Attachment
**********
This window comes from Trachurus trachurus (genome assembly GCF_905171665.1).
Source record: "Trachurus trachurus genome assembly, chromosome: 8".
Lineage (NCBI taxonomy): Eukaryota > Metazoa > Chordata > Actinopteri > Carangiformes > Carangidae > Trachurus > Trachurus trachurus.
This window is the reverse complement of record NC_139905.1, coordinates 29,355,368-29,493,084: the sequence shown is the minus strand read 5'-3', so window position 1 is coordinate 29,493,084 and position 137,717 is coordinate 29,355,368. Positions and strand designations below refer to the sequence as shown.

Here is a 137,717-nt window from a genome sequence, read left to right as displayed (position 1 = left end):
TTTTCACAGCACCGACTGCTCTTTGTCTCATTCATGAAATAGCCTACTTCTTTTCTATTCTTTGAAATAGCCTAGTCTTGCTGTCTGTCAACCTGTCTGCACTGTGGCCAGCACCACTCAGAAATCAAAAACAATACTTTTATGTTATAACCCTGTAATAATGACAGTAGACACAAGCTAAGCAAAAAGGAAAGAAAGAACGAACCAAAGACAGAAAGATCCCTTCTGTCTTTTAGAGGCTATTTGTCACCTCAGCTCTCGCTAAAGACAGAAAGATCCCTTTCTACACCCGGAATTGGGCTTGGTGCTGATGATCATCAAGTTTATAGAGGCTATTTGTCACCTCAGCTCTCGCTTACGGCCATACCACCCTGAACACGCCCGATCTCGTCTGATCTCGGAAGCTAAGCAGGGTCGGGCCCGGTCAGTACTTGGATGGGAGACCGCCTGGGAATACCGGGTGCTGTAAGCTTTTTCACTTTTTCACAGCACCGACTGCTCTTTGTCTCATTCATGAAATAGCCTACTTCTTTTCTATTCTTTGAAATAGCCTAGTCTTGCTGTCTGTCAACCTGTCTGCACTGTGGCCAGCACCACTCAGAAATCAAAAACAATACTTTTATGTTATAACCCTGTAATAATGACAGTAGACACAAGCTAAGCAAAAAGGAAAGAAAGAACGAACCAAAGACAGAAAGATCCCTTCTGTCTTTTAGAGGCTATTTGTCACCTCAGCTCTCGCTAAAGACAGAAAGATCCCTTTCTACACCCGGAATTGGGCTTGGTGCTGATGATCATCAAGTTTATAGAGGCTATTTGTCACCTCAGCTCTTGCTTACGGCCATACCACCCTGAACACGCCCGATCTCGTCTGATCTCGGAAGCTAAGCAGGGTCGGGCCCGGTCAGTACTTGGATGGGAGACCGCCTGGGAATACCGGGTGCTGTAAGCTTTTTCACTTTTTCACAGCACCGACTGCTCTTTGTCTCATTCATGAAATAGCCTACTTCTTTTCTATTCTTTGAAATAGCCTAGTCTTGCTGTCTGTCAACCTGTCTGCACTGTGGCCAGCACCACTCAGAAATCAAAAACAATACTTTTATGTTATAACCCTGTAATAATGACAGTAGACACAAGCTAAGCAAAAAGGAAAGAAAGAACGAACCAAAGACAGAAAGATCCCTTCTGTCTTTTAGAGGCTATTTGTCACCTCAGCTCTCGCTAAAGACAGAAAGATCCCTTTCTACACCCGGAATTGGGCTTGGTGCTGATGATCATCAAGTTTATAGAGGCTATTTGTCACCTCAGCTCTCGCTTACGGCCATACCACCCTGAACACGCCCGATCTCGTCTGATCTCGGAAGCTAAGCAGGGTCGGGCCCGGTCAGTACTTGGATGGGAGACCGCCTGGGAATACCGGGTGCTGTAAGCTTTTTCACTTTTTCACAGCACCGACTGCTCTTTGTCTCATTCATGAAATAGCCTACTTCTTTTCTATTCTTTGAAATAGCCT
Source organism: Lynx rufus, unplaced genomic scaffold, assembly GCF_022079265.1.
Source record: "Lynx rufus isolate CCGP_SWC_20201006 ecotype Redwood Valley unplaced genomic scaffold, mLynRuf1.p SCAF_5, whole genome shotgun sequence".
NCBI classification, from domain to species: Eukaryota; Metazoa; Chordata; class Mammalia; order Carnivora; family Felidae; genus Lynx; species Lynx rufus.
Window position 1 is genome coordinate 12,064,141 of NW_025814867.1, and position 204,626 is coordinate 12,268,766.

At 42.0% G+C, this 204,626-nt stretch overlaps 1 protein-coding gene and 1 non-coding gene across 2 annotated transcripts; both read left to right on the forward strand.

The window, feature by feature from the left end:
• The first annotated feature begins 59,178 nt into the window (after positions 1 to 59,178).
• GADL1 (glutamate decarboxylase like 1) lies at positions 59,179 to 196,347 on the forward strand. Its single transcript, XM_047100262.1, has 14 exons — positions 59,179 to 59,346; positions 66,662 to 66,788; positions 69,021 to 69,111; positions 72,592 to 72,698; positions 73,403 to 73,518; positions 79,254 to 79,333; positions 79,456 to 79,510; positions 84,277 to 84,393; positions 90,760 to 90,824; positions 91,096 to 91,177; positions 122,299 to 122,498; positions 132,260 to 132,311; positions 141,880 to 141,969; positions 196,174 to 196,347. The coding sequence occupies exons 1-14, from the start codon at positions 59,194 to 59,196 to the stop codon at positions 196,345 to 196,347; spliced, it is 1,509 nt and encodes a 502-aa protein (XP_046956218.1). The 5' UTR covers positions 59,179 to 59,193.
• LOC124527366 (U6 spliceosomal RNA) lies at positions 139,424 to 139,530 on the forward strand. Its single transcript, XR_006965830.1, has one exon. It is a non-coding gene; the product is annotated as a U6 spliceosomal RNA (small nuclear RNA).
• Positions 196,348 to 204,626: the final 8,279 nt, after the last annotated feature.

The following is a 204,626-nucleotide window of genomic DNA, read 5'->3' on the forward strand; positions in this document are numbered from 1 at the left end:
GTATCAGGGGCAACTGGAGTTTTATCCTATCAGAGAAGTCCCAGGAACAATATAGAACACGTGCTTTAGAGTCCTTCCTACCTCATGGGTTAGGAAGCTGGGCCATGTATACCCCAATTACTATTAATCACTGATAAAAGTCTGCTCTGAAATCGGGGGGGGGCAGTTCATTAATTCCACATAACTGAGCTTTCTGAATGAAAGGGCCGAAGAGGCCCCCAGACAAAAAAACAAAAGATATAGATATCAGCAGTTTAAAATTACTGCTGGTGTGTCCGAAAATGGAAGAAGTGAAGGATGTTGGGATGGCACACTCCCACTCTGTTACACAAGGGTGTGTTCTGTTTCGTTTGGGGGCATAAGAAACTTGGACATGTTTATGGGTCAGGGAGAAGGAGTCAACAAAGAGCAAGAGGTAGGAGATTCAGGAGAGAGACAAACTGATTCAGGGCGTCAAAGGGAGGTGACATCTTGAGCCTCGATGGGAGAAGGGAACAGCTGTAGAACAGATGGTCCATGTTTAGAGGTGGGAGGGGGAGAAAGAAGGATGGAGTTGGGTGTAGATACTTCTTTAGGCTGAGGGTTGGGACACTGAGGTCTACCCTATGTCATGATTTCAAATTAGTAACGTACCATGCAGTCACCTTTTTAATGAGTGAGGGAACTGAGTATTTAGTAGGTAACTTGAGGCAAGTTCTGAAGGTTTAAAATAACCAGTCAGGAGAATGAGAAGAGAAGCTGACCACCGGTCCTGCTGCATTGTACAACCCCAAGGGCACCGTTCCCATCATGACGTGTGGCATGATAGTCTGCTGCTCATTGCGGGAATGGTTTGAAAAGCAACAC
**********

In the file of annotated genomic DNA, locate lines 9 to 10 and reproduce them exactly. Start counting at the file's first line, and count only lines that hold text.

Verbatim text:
NCBI classification, from domain to species: Eukaryota; Metazoa; Chordata; class Mammalia; order Carnivora; family Felidae; genus Lynx; species Lynx rufus.
Window position 1 is genome coordinate 12,064,141 of NW_025814867.1, and position 204,626 is coordinate 12,268,766.